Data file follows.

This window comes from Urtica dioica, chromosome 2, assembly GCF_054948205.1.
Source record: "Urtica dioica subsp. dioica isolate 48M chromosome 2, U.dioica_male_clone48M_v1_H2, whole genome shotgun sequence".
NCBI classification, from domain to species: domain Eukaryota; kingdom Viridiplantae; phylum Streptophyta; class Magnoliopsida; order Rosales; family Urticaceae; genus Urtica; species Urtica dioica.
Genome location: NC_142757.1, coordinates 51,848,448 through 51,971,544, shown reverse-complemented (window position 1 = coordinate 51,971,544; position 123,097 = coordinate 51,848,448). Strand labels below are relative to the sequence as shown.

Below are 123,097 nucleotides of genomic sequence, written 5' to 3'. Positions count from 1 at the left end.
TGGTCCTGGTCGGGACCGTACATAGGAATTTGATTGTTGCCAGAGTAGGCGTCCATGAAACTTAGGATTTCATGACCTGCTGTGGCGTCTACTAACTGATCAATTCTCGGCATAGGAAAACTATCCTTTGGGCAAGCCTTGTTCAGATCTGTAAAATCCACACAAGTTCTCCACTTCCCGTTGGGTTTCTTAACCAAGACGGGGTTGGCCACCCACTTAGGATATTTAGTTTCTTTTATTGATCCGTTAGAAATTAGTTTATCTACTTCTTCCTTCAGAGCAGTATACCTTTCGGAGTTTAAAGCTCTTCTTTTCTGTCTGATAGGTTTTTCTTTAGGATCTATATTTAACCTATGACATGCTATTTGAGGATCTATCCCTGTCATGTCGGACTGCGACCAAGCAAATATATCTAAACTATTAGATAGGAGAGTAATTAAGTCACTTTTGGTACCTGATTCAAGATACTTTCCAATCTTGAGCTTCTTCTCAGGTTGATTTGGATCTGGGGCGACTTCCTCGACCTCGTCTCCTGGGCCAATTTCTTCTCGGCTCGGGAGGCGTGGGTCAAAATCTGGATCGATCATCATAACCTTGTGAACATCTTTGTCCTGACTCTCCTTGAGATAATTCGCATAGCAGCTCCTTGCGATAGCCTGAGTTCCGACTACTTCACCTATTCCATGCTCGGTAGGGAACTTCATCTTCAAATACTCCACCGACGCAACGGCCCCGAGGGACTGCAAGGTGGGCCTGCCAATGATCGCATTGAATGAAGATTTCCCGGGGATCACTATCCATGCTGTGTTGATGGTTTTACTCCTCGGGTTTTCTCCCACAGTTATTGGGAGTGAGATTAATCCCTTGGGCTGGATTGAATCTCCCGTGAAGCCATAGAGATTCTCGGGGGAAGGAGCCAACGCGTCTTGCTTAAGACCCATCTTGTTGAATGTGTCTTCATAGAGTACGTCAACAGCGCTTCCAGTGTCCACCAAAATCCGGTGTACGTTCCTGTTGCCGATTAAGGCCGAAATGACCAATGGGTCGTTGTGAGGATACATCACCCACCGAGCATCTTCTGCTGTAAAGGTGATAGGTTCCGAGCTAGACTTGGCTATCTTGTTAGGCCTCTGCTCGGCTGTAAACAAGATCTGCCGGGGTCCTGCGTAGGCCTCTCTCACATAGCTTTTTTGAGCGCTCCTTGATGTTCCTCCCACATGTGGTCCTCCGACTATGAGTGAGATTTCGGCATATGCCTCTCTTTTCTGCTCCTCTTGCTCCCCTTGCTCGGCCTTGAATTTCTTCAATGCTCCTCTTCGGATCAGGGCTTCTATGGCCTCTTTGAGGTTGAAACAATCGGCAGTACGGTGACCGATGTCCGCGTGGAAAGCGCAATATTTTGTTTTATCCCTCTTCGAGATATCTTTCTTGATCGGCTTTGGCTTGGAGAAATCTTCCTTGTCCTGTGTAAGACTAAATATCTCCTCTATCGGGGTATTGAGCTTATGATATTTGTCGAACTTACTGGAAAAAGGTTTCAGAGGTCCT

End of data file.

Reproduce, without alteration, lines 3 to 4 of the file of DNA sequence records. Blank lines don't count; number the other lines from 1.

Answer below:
NCBI classification, from domain to species: domain Eukaryota; kingdom Viridiplantae; phylum Streptophyta; class Magnoliopsida; order Rosales; family Urticaceae; genus Urtica; species Urtica dioica.
Genome location: NC_142757.1, coordinates 51,848,448 through 51,971,544, shown reverse-complemented (window position 1 = coordinate 51,971,544; position 123,097 = coordinate 51,848,448). Strand labels below are relative to the sequence as shown.